Technically, this week, the market is showing signs of more gains now, and as long as the Bombay Stock Exchange’s Sensex is above 18,184 points, there is nothing to worry about. On its way up, the index is likely to face its first major resistance at 19,168 points; before this level, there could be moderate resistance at 18,665 and 18,916. If the major resistance level of 19,168 points is cleared, there could be further gains, which may take it upto 19,978. On its way down, the Sensex is likely to witness its first support at 18,184 points, which is crucial as a conclusive fall below this level could signal more losses, which may drag the Sensex down to 17,991 points. If the market falls further, then the next meaningful support will come at 17,452, while there is a rock solid support at 17,168.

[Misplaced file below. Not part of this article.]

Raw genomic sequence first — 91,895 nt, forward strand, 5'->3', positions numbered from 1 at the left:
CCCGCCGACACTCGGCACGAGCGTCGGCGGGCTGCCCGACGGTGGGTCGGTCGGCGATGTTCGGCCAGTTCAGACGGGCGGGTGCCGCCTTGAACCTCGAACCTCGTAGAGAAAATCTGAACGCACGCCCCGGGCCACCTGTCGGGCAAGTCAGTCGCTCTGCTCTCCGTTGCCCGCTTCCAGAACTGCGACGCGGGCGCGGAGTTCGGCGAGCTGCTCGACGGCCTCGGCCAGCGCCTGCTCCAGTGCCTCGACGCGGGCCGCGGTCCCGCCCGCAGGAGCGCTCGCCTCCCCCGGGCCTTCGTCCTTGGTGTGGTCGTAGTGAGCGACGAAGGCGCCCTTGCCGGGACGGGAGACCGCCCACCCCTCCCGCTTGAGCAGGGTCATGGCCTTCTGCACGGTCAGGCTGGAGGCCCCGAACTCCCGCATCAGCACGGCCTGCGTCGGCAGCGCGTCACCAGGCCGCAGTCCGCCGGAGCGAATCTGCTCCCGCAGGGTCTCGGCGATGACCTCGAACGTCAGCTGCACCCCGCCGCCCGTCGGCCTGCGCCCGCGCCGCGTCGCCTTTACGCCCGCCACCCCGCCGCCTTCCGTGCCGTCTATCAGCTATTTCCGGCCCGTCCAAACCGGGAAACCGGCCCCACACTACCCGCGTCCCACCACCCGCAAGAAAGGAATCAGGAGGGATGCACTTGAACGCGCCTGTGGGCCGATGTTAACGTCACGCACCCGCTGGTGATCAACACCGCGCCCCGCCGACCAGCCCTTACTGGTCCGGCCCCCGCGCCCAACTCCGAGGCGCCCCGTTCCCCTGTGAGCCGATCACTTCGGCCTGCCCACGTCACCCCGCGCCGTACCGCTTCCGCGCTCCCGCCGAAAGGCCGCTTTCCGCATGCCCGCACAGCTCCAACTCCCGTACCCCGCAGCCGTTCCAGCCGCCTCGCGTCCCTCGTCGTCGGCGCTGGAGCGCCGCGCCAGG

Technically, this week shares of Kotak Mahindra Bank Ltd, Bharat Heavy Electricals Ltd (Bhel) and Tata Steel Ltd are looking good on the charts. Kotak Mahindra Bank at its last close of Rs1,087.85 has a short-term target of Rs1,148, with a stop-loss of Rs1,021. Bhel closed at Rs2,165 on Friday, and has a target Rs2,280 and a stop-loss of Rs2,077. Tata Steel has a potential to touch a target of Rs750 from its last closing price of Rs714.10, with a stop-loss of Rs679.
From our last week’s recommendations, HDFC Ltd, ABB Ltd and Hindalco Ltd all triggered their stop-loss due to the crash on the bourses. However, all the three stocks witnessed sharp recovery by the close of the week.
Vipul Verma is a Delhi-based investment adviser. Your comments, questionsand reactions to this column are welcome at email@example.com